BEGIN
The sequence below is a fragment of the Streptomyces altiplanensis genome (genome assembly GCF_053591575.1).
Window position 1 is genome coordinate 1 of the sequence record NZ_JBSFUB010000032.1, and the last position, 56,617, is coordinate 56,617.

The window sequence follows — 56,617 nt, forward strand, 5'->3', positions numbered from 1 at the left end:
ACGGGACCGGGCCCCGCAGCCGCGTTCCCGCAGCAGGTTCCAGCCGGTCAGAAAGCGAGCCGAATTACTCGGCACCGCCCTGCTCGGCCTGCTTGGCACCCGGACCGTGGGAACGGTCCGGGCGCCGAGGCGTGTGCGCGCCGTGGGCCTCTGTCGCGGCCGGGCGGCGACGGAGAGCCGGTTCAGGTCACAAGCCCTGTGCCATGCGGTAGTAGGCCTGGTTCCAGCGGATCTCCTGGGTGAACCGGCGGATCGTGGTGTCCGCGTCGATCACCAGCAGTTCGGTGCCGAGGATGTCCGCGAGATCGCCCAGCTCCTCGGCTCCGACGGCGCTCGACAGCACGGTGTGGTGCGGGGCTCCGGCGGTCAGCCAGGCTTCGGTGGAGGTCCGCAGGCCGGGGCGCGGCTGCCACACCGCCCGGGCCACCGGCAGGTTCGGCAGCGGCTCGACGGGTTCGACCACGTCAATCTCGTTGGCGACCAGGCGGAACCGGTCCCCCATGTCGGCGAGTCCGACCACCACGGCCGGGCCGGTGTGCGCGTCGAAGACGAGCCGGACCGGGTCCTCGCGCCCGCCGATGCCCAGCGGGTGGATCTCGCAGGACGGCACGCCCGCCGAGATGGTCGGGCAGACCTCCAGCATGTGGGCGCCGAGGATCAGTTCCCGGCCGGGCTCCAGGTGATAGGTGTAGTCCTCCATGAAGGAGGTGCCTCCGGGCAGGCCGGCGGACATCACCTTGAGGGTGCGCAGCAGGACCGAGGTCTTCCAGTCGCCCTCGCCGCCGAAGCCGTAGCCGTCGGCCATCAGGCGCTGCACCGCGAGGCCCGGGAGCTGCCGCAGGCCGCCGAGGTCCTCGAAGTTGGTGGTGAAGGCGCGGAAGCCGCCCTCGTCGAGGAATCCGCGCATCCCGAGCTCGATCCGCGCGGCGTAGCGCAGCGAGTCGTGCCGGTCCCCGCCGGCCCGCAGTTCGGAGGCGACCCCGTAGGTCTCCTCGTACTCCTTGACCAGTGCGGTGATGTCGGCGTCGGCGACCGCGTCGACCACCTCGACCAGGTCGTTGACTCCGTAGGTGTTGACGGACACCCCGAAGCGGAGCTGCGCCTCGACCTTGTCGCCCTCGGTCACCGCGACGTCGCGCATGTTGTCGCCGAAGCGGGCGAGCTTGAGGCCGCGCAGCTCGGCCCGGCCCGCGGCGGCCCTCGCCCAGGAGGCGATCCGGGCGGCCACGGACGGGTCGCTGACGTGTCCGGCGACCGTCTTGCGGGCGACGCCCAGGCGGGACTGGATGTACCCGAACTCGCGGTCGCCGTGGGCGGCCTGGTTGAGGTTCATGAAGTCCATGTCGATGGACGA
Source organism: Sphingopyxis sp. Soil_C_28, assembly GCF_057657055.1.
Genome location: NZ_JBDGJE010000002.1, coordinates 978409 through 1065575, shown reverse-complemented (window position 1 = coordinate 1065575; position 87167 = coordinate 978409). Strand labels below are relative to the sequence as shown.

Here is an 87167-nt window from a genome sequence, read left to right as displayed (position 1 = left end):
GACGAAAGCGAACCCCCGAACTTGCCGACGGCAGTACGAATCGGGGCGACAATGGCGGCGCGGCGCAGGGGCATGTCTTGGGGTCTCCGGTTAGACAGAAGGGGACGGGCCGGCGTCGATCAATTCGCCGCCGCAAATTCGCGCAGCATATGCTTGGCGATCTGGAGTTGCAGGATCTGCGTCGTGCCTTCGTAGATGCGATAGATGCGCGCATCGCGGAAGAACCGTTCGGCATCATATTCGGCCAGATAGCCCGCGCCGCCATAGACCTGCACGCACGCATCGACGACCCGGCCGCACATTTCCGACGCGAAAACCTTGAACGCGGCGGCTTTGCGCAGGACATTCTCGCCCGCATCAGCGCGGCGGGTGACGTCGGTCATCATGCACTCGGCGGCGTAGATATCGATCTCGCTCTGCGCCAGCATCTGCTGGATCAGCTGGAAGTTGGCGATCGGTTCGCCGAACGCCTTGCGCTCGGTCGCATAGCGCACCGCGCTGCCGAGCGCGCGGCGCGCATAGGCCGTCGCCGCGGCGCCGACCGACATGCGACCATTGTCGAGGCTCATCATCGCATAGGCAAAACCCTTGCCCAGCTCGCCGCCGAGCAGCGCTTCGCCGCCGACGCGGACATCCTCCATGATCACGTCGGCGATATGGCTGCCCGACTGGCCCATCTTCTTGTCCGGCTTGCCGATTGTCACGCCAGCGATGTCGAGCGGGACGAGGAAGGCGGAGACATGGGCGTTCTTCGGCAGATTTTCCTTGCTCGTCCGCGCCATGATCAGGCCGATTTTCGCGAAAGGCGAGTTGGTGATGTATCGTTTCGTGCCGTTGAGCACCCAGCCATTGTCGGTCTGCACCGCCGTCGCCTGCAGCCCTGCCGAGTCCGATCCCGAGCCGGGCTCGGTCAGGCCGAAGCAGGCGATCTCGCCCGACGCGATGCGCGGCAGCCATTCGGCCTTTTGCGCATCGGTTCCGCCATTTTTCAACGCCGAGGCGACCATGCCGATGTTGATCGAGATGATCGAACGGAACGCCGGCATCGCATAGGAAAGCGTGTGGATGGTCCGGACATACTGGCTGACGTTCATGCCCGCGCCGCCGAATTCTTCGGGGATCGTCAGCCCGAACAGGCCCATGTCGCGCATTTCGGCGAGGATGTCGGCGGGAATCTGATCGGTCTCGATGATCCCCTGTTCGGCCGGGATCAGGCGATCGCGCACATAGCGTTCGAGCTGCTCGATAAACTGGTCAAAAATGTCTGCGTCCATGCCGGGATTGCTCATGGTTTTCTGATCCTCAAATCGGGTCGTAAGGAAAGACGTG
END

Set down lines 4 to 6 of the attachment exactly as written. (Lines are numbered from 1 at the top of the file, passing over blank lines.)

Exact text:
ACGGGACCGGGCCCCGCAGCCGCGTTCCCGCAGCAGGTTCCAGCCGGTCAGAAAGCGAGCCGAATTACTCGGCACCGCCCTGCTCGGCCTGCTTGGCACCCGGACCGTGGGAACGGTCCGGGCGCCGAGGCGTGTGCGCGCCGTGGGCCTCTGTCGCGGCCGGGCGGCGACGGAGAGCCGGTTCAGGTCACAAGCCCTGTGCCATGCGGTAGTAGGCCTGGTTCCAGCGGATCTCCTGGGTGAACCGGCGGATCGTGGTGTCCGCGTCGATCACCAGCAGTTCGGTGCCGAGGATGTCCGCGAGATCGCCCAGCTCCTCGGCTCCGACGGCGCTCGACAGCACGGTGTGGTGCGGGGCTCCGGCGGTCAGCCAGGCTTCGGTGGAGGTCCGCAGGCCGGGGCGCGGCTGCCACACCGCCCGGGCCACCGGCAGGTTCGGCAGCGGCTCGACGGGTTCGACCACGTCAATCTCGTTGGCGACCAGGCGGAACCGGTCCCCCATGTCGGCGAGTCCGACCACCACGGCCGGGCCGGTGTGCGCGTCGAAGACGAGCCGGACCGGGTCCTCGCGCCCGCCGATGCCCAGCGGGTGGATCTCGCAGGACGGCACGCCCGCCGAGATGGTCGGGCAGACCTCCAGCATGTGGGCGCCGAGGATCAGTTCCCGGCCGGGCTCCAGGTGATAGGTGTAGTCCTCCATGAAGGAGGTGCCTCCGGGCAGGCCGGCGGACATCACCTTGAGGGTGCGCAGCAGGACCGAGGTCTTCCAGTCGCCCTCGCCGCCGAAGCCGTAGCCGTCGGCCATCAGGCGCTGCACCGCGAGGCCCGGGAGCTGCCGCAGGCCGCCGAGGTCCTCGAAGTTGGTGGTGAAGGCGCGGAAGCCGCCCTCGTCGAGGAATCCGCGCATCCCGAGCTCGATCCGCGCGGCGTAGCGCAGCGAGTCGTGCCGGTCCCCGCCGGCCCGCAGTTCGGAGGCGACCCCGTAGGTCTCCTCGTACTCCTTGACCAGTGCGGTGATGTCGGCGTCGGCGACCGCGTCGACCACCTCGACCAGGTCGTTGACTCCGTAGGTGTTGACGGACACCCCGAAGCGGAGCTGCGCCTCGACCTTGTCGCCCTCGGTCACCGCGACGTCGCGCATGTTGTCGCCGAAGCGGGCGAGCTTGAGGCCGCGCAGCTCGGCCCGGCCCGCGGCGGCCCTCGCCCAGGAGGCGATCCGGGCGGCCACGGACGGGTCGCTGACGTGTCCGGCGACCGTCTTGCGGGCGACGCCCAGGCGGGACTGGATGTACCCGAACTCGCGGTCGCCGTGGGCGGCCTGGTTGAGGTTCATGAAGTCCATGTCGATGGACGA
Source organism: Sphingopyxis sp. Soil_C_28, assembly GCF_057657055.1.
Genome location: NZ_JBDGJE010000002.1, coordinates 978409 through 1065575, shown reverse-complemented (window position 1 = coordinate 1065575; position 87167 = coordinate 978409). Strand labels below are relative to the sequence as shown.